list still must be found relative to the open file, so either a pointer
(like an emacs variable, /me ducks), or the same base-name as the
master file, with a separate extension (.project or similar). Still for
any daughter files of the master, a link to the master must be made (I
suppose you wouldn't propose to create a configuration file for each
daughter file ;)

Notice that I don't speak of wrappers. This is intentional: tex is too
flexible to handle everythin inside a wrapper. Example: how would you
handle files under a versioning system (subversion, perforce, cvs), my
figures are in metapost, and require a hierarchy to work properly.

> IMHO, this is not a good idea because you are just making the first
> step towards reproducing the %& bug.
> All these Local Variables do have a meaning in emacs and auctex and
> you are suggesting to interfere with something private changing their
> meaning.

OK, good point. Let me rephrase: only use the variables that emacs
already defines, that is provide a way to identify a master file, and
to identify the source encoding (although the latter could be derived
from an \inputencoding statement in the master file). From the master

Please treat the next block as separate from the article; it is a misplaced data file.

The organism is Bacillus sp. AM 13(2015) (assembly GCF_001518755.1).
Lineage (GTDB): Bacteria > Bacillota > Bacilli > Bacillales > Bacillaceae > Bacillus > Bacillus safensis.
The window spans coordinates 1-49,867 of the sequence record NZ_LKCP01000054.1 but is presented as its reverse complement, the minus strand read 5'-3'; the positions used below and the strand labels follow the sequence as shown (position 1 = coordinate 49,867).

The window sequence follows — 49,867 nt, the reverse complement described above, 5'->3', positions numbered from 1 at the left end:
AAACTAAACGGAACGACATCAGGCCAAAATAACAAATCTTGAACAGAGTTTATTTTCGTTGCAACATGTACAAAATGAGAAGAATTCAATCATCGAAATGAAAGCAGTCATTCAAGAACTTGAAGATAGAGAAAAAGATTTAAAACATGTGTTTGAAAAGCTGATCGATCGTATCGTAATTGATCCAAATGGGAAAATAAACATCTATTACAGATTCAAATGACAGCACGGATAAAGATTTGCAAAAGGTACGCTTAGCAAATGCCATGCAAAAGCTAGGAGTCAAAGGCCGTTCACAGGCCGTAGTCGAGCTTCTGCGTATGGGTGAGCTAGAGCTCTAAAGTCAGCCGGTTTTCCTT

file a second configuration file can be found (through the same
base-name as the master file) which can contain whatever you want.
Different applications could use the same file: just add a dictionary
under the key edu.uoregon.math.koch.TeXShop or comp.text.tex.iTeXMac
with whatever keys in it: no more clashes there.

> You will have to be sure that emacs will not be affected by the new
> comments and ensure forward compatibility.
> A TeX wrapper would be a much much better alternative.

Can you define what you mean with a wrapper? maybe the problem is just
that I cannot visualise how it would work. A property list that defines
commands and such: OK, sort of a project file. If you manage to get a
next generation tex to put output files in a specific directory (and
look for those files there as well, without breaking standard latex
(i.e. be cross platform again): it might work. Putting the sources in
there: no thanks. Can you send me (off list) a sample or a mock-up of
what you have in mind, and a description of the problems it would